The Economist explains that sociopathic tendencies offer opportunity for advancement in contemporary society, and disturbingly points out that economists view sociopathy as the “correct” way to behave. Here’s the self-help guide with tips from M.E. Thomas, a law professor and sociopath:
Assess costs and benefits. Sociopaths, says Ms. Thomas, “are incredibly sensitive to incentive structures and actively consider both actual costs and opportunity costs in their decision-making” (unlike the rest of us, to the disappointment of most economists). “I have always lived in the worst neighborhoods,” Ms Thomas writes. “Rent is cheap and I figure there’s no need for me to pay a safety premium if I have health insurance.”
Disregard unspoken rules. After being hired at an elite law firm, Ms. Thomas exploited her company’s “non-existent” vacation policy by taking long weekends and lengthy vacations abroad. “People were implicitly expected not to take vacations, but I had my own lifelong policy of following only explicit rules, and then only because they’re easiest to prove against me,” she explains. How to apply to your own life: Ignore “suggested donation” pleas at museums, always help yourself to more food and drinks at dinner parties and recline your seat all the way back when flying.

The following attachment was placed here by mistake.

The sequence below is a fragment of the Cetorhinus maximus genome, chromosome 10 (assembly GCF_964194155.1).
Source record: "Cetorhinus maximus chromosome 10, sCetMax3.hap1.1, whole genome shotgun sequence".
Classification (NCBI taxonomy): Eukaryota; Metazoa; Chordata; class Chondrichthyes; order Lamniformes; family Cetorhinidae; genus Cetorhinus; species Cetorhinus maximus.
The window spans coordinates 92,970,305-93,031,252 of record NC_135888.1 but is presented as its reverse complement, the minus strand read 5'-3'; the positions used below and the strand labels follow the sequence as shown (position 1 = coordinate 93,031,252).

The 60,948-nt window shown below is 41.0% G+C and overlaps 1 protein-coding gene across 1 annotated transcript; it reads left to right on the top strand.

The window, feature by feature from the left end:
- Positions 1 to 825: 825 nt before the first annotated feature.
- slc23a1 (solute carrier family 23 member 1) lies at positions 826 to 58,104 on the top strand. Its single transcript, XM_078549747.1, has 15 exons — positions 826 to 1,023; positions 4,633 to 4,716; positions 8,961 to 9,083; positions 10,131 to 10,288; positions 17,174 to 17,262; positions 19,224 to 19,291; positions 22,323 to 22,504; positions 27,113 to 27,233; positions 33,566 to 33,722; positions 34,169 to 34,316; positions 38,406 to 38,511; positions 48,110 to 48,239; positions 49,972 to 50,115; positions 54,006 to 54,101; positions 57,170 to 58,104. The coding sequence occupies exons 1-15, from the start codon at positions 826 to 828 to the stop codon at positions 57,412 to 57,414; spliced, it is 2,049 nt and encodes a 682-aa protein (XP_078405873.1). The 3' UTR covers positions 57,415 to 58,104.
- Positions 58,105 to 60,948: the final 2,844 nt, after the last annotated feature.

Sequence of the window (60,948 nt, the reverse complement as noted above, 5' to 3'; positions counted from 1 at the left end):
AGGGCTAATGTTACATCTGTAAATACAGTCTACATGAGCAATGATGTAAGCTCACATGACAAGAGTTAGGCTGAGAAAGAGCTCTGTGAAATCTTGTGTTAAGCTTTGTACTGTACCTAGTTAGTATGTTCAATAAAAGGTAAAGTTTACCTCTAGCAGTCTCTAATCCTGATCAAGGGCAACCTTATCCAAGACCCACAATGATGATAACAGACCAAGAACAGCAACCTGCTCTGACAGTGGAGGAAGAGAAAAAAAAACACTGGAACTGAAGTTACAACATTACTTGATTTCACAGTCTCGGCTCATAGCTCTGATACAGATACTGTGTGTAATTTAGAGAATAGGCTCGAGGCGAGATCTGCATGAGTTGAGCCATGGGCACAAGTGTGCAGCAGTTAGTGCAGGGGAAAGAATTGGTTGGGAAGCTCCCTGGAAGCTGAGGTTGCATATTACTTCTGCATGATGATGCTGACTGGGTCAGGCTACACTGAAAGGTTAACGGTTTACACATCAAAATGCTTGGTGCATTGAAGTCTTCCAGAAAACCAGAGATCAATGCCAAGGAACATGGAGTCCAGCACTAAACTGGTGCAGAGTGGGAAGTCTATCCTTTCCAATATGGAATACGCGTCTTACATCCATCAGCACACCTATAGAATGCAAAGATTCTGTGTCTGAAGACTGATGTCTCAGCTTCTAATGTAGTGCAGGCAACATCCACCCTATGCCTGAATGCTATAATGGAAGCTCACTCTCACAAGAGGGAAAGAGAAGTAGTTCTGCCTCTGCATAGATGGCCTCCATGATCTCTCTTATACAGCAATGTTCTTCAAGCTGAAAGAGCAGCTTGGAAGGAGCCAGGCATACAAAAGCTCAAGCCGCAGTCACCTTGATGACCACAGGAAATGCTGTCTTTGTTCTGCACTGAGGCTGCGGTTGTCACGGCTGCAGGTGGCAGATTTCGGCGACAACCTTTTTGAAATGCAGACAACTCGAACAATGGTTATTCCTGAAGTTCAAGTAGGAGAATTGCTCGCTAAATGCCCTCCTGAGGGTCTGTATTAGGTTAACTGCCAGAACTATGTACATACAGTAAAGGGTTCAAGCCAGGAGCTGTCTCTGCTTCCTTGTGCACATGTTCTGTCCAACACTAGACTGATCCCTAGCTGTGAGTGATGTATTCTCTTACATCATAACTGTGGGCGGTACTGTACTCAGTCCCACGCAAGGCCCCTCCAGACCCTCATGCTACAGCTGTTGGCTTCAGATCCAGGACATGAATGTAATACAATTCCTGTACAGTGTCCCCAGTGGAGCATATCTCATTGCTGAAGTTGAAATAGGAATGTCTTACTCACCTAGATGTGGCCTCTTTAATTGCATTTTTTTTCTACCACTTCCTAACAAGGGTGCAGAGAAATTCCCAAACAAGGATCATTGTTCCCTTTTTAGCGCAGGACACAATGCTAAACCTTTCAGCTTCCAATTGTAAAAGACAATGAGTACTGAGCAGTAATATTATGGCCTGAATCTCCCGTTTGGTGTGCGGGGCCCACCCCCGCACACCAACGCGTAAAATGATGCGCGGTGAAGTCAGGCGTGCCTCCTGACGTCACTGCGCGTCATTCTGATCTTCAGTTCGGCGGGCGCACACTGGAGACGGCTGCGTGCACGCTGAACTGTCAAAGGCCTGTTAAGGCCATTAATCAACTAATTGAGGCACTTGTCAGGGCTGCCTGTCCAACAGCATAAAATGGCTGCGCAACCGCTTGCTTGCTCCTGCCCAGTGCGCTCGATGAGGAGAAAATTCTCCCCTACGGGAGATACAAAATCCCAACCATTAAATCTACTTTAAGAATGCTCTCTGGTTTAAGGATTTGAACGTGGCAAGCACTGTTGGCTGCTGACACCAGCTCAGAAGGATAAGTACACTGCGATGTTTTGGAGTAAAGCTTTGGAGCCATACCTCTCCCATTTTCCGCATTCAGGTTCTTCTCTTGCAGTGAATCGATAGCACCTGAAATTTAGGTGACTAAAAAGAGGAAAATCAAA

Be prepared. Ms. Thomas’s opportunism applies to the social as much as the professional realm. “I have learned that it is important always to have a catalogue of at least five personal stories of varying length in order to avoid the impulse to shoehorn unrelated titbits into existing conversations,” she writes. “Social-event management feels very much like classroom or jury management to me; it’s all about allowing me to present myself to my own best advantage.”